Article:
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R&G are Dead Act I

Quotes and Review

Shawn Layton

on 4 January 2013

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Transcript of R&G are Dead Act I

Rosencrantz & Guildenstern are Dead Act I Stoppard's title is a direct quotation from Shakespeare's play.

How does this work on several levels? Can they escape the fate written in Shakespeare's play? We were sent for The Absurd Stage Directions Theatre of the Absurd Guildenstern Questions Player Favorite Quotes A weaker man might be moved to re-examine his faith, if
in nothing else at least in the law of probability.

I'm relieved. At least we can still count on self-interest as a predictable factor ...I suppose it's the last to go.

Is that what you imagine? Is that it? No fear? Fear! The crack that might flood your brain with light!

Keep tight hold and continue while there's time.

...there are precedents for mystical encounters of various kinds, or to be less extreme, a choice of persuasions to put it down to fancy...

All your life you live so close to the truth, it becomes a permanent blur in the corner of your eye, and when something nudges it into outline it is like being ambushed by a grotesque.

But we are comparatively fortunate; we might have been left to sift the whole field of human nomenclature, like two blind men looting a bazaar for their own portraits...At least we've been presented with alternatives.--But not choice. We do on stage the things that are supposed to
happen off. Which is a kind of integrity, if you look on every exit being an entrance somewhere else.

Guil: Well..aren't you going to change into your costume?

Player: I never change out of it, sir.

Guil: Always in character.

Player: That's it. Guildenstern begins the game dominating, but ends up losing.
Why? Where does momentum turn?

What is the significance of this scene?

Who wants to play?

What makes the game challenging?

And this is a vehicle for what...? A phrase referring to 20th century works that depict the absurdity of the modern human condition, often with implicit reference to humanity’s loss or lack of religious, philosophical, or cultural roots. Such works depict the individual as essentially isolated and alone, even when surrounded by other people and things.

Although drama has been the medium of choice for Absurdist writers, the term may be applied to any work of literature/art that stresses an existential outlook, that is, one depicting the lonely, confused, and often anguished individual in an utterly bewildering universe. Because writers associated with this movement believe that the only way represent the absurdity of the modern condition is to write in an absurd manner, the literature of the Absurd is as bizarre in style as it is in content.

Conventions (plot, dialogue) are routinely flouted, as is the notion that a work of literature should be unified and coherent. The resulting scenes, actions, and dialogue are usually disconnected, repetitive, and intentionally nonsensical.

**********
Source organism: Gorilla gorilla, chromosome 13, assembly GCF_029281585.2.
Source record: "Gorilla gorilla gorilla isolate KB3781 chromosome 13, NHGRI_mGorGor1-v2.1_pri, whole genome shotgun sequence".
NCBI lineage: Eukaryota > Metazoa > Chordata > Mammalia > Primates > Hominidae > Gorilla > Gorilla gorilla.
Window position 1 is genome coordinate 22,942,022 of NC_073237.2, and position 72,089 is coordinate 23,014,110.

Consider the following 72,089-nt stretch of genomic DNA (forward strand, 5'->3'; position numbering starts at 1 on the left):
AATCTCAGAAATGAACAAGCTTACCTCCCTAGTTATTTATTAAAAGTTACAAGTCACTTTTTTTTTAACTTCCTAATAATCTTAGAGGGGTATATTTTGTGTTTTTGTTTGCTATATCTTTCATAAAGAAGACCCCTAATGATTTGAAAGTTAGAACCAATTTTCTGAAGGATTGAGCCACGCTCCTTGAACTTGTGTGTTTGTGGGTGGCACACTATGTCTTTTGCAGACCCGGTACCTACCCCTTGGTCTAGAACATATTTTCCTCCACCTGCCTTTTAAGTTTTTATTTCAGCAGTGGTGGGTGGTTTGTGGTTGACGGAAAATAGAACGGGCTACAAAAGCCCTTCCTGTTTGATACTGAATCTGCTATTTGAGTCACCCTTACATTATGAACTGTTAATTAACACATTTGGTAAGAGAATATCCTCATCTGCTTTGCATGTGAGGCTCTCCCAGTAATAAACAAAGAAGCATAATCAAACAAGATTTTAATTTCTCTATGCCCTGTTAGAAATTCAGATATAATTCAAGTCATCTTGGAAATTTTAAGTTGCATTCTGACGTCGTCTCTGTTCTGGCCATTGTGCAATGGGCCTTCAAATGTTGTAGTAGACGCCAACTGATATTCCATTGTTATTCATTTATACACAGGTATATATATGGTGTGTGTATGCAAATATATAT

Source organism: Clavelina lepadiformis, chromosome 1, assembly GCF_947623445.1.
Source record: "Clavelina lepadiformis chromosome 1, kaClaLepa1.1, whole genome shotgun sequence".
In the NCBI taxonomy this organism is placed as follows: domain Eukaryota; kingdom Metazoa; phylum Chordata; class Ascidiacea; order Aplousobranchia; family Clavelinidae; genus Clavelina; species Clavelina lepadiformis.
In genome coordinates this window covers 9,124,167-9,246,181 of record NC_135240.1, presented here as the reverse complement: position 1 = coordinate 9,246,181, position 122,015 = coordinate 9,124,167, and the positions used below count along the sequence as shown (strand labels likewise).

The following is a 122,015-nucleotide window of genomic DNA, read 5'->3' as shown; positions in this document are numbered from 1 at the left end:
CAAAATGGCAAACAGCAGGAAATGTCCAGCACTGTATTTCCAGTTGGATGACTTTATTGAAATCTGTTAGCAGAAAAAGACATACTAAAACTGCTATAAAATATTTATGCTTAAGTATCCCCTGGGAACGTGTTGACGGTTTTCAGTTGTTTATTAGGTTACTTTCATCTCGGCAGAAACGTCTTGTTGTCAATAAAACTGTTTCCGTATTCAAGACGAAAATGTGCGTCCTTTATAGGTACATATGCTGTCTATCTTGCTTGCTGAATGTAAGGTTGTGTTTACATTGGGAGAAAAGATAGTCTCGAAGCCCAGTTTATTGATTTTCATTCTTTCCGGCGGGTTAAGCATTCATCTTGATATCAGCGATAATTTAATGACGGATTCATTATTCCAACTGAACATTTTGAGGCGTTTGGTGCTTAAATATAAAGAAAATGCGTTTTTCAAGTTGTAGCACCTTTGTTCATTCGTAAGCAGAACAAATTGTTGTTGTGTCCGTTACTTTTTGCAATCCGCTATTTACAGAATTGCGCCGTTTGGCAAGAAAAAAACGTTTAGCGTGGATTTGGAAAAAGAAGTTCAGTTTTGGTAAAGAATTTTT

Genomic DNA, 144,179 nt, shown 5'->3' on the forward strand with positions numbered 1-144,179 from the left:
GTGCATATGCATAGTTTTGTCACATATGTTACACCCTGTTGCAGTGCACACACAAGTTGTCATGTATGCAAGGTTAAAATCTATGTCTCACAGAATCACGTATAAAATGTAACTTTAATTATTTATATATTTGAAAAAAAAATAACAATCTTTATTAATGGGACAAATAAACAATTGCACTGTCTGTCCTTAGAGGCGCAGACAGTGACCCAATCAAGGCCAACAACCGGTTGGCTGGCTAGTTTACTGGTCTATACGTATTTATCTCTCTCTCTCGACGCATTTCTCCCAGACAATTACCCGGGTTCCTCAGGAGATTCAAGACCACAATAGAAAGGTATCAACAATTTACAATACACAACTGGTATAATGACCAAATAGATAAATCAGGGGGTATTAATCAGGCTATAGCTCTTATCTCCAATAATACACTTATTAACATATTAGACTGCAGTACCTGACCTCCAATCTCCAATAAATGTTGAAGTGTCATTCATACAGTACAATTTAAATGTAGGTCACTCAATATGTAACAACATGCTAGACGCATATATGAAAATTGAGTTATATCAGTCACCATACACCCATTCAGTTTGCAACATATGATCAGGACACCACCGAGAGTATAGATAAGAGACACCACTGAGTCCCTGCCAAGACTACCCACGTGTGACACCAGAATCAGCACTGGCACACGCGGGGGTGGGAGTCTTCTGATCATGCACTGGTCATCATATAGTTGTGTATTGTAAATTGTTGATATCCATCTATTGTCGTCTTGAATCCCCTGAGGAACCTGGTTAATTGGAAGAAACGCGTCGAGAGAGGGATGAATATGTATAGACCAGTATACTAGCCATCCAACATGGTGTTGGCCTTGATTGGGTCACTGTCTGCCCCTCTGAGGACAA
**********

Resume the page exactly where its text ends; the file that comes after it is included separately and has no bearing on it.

Such works are comic, but with obvious and grotesque tragic dimensions.

From The Bedford Glossary of Critical and Literary Terms Note: Two Elizabethans passing the time in a place without any visible character.
Note: Guil is well alive to the oddity of it. He is not worried about the money, but he is worried by the implications…
Note: …his attention being directed at his environment or lack of it.
Note: Simultaneously—a lighting change sufficient to alter the exterior mood into interior, but nothing violent. How might this be the critical line from this play?
Stoppard is using our reaction to and our inability to distinguish R & G from Hamlet. What is his purpose in having characters who are almost identical? What problems arise if R & G cannot recognize and distinguish themselves? What does it all add up to? Don't you discriminate at all? Existentialism A philosophical school whose proponents maintain that existence precedes essence.

Existentialists concern themselves with humanity's very being, with its perpetual, anguished struggle to exist. They presume that individuals have free will and are thus entirely responsible for their actions.

Even as existentialists reject deterministic systems of fate or predestination, they also reject notions that immutable or absolute value systems exist to guide humanity and that human reason can adequately explain the universe. Existentialists Meaning? They assert that individuals
freely construct and use (or choose not to use) their own value systems. Conundrum The attempt to create meaning and morality in a world without defined guideposts and rules, combined with the belief that freedom and responsibility rest squarely with the individual, generates a particularly trenchant anxiety for the individual. Thus... although existentialism holds out the possibility of an improved existence by positing the individual as the engine of change, it also runs the risk of fostering despair, hopelessness, and nihilism. Jean Paul Sartre
"man makes himself" men and woman can "make themselves" through exercising their free will, but that necessitates "engagement" in the social sphere-- Existentialists of the Sartre school: tend to stress the alienation of individuals as well as their essential--and inescapable--loneliness and uncertainty

They also explore the reactions of individuals to predicaments accentuating humanity's isolation, hence the earnest attempts by the responsible to face such situations even as the irresponsible unsuccessfully try to evade them.
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